Idaho Legislature approves changes to initiative signature gathering requirements

The bill would require signatures from 6% of voters in each of the state’s 35 legislative districts. 

Rep. Jim Addis (R, Coeur d’Alene) at the Idaho Capitol on April 6, 2021. (Otto Kitsinger for Idaho Capital Sun)

The Idaho House on Wednesday sent a bill that would change the signature gathering requirements for citizen ballot initiatives to Gov. Brad Little’s desk for final consideration.

If passed into law, Senate Bill 1110 would require organizers of a ballot initiative to collect signatures from 6% of voters in each of the state’s 35 legislative districts. 

Current law requires signatures from 6% of voters in 18 legislative districts.

Supporters say the bill ensures rural voters have a say in the initiative process. 

“What this does do is ensure all corners of Idaho have a say in the formation of Idaho law,” said Rep. Jim Addis, the Coeur d’Alene Republican who sponsored the bill. “It is inclusive, and it ensures our rural and urban citizens have a choice in the creation of state law.”

At least one legislator said she opposes ballot initiatives outright. 

“I am opposed to ballot initiatives,” Rep. Karey Hanks, R-St. Anthony, said. “Voting for this is a compromise for me because I believe that ballot initiatives are direct democracy and that is not what we have, we have a constitutional republic.”

Rep. James Ruchti, D-Pocatello, said it doesn’t matter what legislators personally think about ballot initiatives. 

“Who cares?” Ruchti said. “It’s in the (Idaho) Constitution. It is a right of the people, clearly stated, unequivocal.” 

House Minority Leader Ilana Rubel, D-Boise, said the bill would greatly limit residents’ voices by curtailing their ability to bring initiatives forward. 

“If y’all are afraid of what the people of Idaho want to do and what their agenda is and you feel it is important to block that, you may be in the wrong line of work,” Rubel told opponents of the bill.

Moments after the House passed the bill, organizers with grassroots group Reclaim Idaho announced they filed an initiative with the Idaho Secretary of State’s Office to remove what it called restrictive signature gathering requirements in the event that SB 1110 becomes law. 

Reclaim Idaho is an advocacy group that was behind the successful Medicaid expansion ballot initiative, which Idaho voters passed in November 2018.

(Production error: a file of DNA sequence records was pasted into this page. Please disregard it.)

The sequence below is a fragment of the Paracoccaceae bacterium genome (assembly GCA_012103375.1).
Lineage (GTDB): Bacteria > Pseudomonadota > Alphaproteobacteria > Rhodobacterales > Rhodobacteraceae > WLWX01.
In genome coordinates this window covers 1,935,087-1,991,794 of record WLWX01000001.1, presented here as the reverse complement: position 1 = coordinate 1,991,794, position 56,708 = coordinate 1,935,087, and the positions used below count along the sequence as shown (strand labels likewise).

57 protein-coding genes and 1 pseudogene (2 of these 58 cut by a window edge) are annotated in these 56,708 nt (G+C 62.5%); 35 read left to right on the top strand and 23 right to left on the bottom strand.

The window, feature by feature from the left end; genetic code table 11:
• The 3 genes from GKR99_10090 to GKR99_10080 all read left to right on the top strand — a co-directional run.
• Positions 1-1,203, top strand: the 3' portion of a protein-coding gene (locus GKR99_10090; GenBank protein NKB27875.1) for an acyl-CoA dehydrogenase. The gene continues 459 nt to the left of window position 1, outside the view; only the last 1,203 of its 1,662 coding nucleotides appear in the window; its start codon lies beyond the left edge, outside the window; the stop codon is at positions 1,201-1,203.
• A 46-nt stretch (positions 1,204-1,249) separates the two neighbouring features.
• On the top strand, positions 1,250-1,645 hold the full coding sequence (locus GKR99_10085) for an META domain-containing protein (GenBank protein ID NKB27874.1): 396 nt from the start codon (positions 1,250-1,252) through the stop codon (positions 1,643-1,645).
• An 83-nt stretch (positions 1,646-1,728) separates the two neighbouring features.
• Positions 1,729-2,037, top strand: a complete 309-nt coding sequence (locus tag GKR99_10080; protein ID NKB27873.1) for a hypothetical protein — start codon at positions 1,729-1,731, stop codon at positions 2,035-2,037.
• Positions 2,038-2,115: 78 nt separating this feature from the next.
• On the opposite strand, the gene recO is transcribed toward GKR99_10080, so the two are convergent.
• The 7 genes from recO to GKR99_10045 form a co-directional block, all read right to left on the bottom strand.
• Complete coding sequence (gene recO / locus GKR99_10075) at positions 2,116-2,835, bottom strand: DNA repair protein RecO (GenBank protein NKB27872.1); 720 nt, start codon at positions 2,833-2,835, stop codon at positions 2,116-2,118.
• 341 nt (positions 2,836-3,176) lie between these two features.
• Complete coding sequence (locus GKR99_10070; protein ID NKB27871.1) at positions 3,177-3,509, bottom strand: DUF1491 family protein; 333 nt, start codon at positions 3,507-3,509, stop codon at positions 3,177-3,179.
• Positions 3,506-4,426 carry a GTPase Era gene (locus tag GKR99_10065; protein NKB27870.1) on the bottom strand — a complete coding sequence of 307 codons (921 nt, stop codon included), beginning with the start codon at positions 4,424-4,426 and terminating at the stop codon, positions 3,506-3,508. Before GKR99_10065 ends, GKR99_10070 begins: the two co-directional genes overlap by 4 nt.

The bill is one of numerous bills Idaho legislators introduced this year that would change voting, election or ballot initiative procedures. Hundreds of such bills are being considered in statehouses across the country. 

For years the Idaho Legislature has pushed back against ballot initiatives. In 2002, for instance, the Legislature repealed term limits, which Idaho voters approved via a 1994 ballot initiative.

In 2019, the Legislature passed a bill that would have reduced the amount of time to gather signatures, but Little vetoed it.

Rep. John McCrostie, D-Garden City, said there have been 14 ballot initiatives since 1992, six of which passed.

After a lengthy debate, the House passed the bill 51-18

The Senate passed the bill back on March 1.

Idaho abortion bill sent out for possible amendments

The Senate State Affairs Committee sent out an abortion bill for possible amendments after a long debate Wednesday morning. 

House Bill 220 would prevent state government contracts between abortion providers and or their affiliates.

Supporters said the bill is about preventing state tax dollars from supporting abortions. 

But several senators said the “affiliates” portion of the bill was poorly constructed and would prevent the state from entering into a contract with, for example, the same utility company that serves Planned Parenthood locations because of shared business dealings between Planned Parenthood and the utility.

Sen. Grant Burgoyne, D-Boise, called the bill “boycott legislation.”

“We need to dial back the political temperature in this state, and taking hostages in the private sector is not the way to do it,” Burgoyne said.

It is unclear what the future holds for the bill. If it is called for amendments on the floor, any senator could offer any amendments for any reason. 

This was the second abortion bill the Legislature has considered in the two days since returning from a 17-day recess. On Tuesday, the Senate passed Senate Bill 1183, which would make it illegal to perform an abortion after a medical professional detects a heartbeat.